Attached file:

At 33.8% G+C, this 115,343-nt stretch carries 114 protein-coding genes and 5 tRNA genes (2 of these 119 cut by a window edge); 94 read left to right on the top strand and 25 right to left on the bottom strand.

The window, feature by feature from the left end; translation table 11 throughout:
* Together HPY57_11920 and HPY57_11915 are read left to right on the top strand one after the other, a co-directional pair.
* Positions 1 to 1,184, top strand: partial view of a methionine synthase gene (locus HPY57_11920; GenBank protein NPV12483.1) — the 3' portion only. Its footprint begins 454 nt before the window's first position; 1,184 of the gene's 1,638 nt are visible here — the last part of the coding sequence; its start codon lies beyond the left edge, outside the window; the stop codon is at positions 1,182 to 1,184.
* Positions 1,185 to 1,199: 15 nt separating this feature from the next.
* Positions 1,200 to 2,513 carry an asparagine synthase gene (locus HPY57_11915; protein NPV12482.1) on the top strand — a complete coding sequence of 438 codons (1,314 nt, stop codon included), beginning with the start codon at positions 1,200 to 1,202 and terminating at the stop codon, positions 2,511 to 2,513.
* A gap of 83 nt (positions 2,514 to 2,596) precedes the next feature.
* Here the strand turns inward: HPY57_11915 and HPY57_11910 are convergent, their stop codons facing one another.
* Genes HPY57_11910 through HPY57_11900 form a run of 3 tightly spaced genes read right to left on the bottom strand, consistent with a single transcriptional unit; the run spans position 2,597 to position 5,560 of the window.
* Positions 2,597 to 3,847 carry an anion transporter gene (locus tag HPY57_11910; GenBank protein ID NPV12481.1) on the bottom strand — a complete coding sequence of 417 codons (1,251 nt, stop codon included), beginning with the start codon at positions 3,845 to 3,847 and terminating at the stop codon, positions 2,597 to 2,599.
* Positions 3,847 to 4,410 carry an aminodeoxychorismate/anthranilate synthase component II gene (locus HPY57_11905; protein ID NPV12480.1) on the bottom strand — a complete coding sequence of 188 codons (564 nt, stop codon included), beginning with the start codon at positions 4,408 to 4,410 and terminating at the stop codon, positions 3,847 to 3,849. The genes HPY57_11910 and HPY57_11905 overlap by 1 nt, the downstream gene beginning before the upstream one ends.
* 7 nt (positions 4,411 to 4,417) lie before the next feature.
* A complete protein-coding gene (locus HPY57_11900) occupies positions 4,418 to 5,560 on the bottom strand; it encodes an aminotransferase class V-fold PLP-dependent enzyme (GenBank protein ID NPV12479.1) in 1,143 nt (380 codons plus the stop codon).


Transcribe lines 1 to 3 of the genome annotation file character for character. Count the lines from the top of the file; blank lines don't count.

At 33.8% G+C, this 115,343-nt stretch carries 114 protein-coding genes and 5 tRNA genes (2 of these 119 cut by a window edge); 94 read left to right on the top strand and 25 right to left on the bottom strand.

The window, feature by feature from the left end; translation table 11 throughout:
* Together HPY57_11920 and HPY57_11915 are read left to right on the top strand one after the other, a co-directional pair.